A good criminal defense attorney would probably call me an idiot.
Back in September, I started a column with this simple three-word sentence: “Guilty as charged.”
Today, I come before you to say I was not guilty — and here is how the story unfolded:
On Sept. 19, I was driving down Veterans Parkway — it was even my birthday. Somewhere around Ninth Street, a Columbus police motorcycle officer locked in behind me and turned on his blue lights.
Littering, he said. The first thought was, “No way. I didn’t throw anything out of the truck?” A Styrofoam cup blew out of the truck’s bed, he informed me.
The officer checked the bed of my truck for any other trash that could blow out. Nothing there.
He gave me a Uniform Traffic Citation for littering. Guilty as charged, though I never saw the cup blow out of the truck and was a little surprised to hear it was back there. That cup was going to cost me $134 and change.
In mid-November, I went to Recorder’s Court with the full intention of paying it and moving forward.
As I stood in that line, I got angry. Attorneys and law enforcement personnel used a variety of terms to describe my citation. My personal favorite was “chicken crap.”
I know in late September, I wrote I would not fight it. But I went from a letter-of-law to spirt-of-the-law guy standing in that line.
And it wasn’t just about the money.
Since I could not get in the officer’s head, I had no way of knowing why he wrote a ticket when at worst it should have been a warning. Heck, if he had told me, I would have turned around and gone back and picked the cup up. But I kept wondering why I got such a ticky-tacky call.
On Nov. 19, I showed up in Recorder’s Court ready to fight it. The officer was there, too. I didn’t take an attorney, but had talked to a couple in passing about the situation.
The advice was get it bound over to State Court, which meant entering a not-guilty plea. Judge Mary Buckner was on the bench. Her law office is next door to my home — and she put that potential conflict of interest on the record.
When I told her I wanted it to go to State Court — my legal right — she looked at me like I was nuts. But she sent the alleged littering infraction up the line. She could have required me to post a bond — that would have been about $20 more than the ticket. She let me go on my own recognizance.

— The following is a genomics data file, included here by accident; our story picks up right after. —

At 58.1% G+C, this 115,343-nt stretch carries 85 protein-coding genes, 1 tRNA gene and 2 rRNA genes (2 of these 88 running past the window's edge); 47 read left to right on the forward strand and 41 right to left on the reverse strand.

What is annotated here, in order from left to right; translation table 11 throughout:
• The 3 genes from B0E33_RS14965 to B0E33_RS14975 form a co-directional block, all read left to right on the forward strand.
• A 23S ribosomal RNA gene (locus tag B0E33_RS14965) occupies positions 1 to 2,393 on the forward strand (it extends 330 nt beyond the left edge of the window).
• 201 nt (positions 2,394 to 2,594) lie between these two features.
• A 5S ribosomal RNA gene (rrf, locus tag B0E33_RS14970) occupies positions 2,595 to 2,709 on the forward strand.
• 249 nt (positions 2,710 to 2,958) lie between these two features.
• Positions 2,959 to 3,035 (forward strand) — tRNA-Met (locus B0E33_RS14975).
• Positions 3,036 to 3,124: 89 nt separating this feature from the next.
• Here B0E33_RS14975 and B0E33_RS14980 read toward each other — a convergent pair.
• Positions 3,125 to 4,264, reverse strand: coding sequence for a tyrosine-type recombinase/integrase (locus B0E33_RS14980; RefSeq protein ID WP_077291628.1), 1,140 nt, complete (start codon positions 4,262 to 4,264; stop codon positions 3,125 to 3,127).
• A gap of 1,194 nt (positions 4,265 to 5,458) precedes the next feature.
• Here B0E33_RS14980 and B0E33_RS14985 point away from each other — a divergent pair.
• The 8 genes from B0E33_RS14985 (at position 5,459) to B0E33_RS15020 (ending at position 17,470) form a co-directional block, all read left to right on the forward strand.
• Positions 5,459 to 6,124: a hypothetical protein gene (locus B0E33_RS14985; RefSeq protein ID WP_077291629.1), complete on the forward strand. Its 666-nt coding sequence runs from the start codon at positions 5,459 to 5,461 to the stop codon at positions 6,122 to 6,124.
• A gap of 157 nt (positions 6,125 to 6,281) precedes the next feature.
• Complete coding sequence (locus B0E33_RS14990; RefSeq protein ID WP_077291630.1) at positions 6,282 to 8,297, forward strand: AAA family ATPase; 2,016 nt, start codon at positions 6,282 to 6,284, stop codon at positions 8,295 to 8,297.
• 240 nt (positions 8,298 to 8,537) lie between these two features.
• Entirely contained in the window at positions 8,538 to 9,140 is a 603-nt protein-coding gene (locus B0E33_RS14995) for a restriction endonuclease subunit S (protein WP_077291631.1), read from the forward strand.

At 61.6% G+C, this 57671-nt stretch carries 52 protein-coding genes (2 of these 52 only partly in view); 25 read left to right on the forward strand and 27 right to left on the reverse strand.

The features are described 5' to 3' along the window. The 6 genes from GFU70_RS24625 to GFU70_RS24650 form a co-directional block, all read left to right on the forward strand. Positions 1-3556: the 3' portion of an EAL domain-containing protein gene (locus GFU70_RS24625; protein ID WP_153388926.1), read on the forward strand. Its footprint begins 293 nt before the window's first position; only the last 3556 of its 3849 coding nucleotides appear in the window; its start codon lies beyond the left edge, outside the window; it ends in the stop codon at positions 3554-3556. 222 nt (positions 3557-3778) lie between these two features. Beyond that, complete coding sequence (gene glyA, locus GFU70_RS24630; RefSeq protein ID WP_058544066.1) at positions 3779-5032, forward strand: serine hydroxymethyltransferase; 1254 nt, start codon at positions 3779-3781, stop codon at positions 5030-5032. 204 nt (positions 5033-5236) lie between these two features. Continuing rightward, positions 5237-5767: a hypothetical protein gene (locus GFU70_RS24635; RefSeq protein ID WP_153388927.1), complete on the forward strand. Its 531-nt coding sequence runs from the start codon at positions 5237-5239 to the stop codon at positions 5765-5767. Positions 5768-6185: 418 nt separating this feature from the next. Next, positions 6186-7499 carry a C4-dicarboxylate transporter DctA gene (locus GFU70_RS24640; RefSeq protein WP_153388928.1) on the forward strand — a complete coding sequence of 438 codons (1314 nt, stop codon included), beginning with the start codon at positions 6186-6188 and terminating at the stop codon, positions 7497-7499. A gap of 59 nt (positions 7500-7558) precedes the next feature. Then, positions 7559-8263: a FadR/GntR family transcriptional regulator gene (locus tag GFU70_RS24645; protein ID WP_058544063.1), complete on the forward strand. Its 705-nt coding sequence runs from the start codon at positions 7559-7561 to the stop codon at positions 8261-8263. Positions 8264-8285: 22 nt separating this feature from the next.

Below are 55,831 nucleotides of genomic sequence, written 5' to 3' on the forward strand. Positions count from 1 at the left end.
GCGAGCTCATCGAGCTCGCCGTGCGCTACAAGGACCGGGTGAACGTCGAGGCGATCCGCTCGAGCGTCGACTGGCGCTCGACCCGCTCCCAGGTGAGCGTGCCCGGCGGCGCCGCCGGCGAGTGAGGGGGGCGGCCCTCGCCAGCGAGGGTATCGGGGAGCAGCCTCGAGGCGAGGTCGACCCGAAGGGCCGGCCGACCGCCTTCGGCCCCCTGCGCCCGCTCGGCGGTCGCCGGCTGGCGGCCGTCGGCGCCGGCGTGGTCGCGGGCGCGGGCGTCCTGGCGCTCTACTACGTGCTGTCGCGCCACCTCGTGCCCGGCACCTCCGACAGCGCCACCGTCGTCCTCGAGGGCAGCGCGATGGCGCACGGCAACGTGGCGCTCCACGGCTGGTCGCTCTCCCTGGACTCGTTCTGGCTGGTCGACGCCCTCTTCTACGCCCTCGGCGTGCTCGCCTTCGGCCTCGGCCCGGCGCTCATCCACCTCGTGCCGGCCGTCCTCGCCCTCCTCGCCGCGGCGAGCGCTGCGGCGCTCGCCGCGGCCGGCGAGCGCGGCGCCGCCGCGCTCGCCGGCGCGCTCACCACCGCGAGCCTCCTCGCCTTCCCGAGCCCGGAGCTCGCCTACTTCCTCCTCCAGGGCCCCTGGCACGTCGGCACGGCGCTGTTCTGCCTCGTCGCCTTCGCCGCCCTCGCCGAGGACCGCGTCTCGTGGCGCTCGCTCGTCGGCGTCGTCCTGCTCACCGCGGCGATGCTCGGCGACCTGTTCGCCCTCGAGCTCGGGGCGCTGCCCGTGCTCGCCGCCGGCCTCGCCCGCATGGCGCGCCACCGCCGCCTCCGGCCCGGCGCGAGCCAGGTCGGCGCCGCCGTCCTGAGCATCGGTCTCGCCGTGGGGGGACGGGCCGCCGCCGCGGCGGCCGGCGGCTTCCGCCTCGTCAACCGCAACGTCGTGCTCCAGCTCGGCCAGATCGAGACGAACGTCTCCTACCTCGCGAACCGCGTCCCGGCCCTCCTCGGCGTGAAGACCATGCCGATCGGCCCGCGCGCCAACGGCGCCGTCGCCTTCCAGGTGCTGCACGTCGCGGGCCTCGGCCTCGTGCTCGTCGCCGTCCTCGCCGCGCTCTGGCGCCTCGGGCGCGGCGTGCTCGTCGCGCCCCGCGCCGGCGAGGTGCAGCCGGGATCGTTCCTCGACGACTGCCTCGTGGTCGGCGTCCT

I guess she knew where to find me if this whole deal went south.
It took about an hour to get the bond. I stood in a jail hallway with two high school students who had been cited for a fight.
Now that my case was in State Court, I was going to push it to the extreme. If a police officer can give me a ticket when there was obviously no criminal intent, I could make them work a little, too.
I made it known that I wanted a jury trial — my right under Georgia law. My reasoning was if they were going to put this in the court of the absurd, I was going to take the absurdity to the next level.
I know some of you think this offers a complete lack of respect for the legal system. I would argue all this was done with nothing but respect for the system, which legally allowed every step of this process.
My court date was last Friday.
I showed up at the appointed hour with my shirt tail tucked in, wearing shoes just as I was ordered in the summons. I showed up by myself, because at this point I was clearly on my own. The people who know and love me were not real sure where this was headed.
Neither was I.
It was over before it ever got started. The case had been placed on the dead docket, which means it is still a pending charge, but it is essentially over. That concerned me because that ticket could be an issue down the road.
One of the examples that was used by someone in the legal community was it would keep me from getting a gun permit from Probate Court.
Later in the day, State Court Judge Andy Prather dismissed the charge. Now, it is over.
Let’s be clear: The officer had a legal right to write that ticket. I respect that. But I had a legal right to challenge it.
God Bless America.
Perhaps the greatest truth was spoken by one of Prather’s court officials as I checked in on the 11th floor of the Government Center last Friday.
She told me the charge was dead docketed and I was free to go. Looking a gift horse in the mouth, I wanted to know why it was dead docketed.
“Because it was a lame case,” she responded.